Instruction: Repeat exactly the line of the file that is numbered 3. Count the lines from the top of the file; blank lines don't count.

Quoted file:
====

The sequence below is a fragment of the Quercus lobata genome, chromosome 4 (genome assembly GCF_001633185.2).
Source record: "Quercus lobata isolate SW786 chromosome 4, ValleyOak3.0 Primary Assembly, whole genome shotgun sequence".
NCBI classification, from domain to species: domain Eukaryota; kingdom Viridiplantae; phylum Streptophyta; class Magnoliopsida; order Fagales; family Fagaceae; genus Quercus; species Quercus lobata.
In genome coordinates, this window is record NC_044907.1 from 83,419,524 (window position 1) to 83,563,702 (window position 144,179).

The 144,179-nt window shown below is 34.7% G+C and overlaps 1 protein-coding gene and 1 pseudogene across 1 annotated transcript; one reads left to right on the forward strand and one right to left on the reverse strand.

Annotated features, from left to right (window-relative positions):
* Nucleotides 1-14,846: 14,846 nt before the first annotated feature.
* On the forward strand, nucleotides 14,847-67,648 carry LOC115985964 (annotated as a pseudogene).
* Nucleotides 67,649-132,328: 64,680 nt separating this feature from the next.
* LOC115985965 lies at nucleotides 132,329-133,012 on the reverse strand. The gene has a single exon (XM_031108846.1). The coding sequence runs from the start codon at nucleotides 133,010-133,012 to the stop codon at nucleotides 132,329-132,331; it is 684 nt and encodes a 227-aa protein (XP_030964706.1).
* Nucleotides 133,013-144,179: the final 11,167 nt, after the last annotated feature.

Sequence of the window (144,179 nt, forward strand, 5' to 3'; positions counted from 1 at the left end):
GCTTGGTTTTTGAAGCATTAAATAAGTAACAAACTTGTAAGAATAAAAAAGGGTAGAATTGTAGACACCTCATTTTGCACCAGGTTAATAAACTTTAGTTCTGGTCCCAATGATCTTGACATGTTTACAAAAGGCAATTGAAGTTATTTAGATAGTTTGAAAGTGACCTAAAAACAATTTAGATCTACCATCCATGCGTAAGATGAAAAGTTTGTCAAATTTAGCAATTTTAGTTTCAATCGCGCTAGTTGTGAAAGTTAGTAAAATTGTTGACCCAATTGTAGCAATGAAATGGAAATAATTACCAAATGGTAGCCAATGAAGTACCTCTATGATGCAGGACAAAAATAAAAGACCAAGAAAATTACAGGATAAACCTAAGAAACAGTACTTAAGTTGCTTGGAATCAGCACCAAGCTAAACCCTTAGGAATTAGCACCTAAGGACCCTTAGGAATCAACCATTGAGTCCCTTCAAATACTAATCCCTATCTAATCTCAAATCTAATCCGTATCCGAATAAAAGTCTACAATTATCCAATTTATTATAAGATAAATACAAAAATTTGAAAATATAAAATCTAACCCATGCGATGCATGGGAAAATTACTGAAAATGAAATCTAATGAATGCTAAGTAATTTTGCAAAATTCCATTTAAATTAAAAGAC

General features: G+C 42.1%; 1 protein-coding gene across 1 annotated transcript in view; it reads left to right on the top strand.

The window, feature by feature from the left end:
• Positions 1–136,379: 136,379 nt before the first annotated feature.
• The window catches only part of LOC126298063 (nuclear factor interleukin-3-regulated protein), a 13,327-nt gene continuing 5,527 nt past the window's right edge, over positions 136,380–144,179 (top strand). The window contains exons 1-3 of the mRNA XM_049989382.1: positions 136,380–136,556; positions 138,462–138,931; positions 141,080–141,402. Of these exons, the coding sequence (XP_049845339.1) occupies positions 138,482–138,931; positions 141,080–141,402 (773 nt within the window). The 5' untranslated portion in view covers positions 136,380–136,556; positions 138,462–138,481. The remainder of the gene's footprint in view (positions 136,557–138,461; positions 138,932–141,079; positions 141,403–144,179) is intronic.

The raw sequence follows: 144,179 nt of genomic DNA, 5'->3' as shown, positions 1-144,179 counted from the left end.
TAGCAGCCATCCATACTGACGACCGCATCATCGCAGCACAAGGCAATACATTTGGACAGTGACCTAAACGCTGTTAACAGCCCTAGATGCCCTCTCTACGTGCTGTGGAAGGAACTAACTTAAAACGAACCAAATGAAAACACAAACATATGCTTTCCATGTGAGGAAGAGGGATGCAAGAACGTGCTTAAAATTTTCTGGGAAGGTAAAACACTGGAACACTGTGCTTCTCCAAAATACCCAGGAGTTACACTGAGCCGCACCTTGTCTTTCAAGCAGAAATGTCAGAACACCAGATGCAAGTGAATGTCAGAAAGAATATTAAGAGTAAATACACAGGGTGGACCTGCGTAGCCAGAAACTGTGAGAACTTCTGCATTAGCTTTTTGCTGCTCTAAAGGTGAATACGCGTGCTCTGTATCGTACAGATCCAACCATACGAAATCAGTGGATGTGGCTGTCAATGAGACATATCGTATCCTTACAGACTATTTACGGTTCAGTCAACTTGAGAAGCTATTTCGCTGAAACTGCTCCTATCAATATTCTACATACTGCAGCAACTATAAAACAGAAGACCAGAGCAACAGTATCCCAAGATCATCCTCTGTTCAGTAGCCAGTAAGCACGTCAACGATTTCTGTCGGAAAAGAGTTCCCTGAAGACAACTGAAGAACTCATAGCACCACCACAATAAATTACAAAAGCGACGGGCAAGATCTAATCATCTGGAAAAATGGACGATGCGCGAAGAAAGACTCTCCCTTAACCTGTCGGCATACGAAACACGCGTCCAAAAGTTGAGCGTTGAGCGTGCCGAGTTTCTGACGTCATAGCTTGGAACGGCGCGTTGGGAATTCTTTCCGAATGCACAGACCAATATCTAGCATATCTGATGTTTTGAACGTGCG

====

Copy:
NCBI classification, from domain to species: domain Eukaryota; kingdom Viridiplantae; phylum Streptophyta; class Magnoliopsida; order Fagales; family Fagaceae; genus Quercus; species Quercus lobata.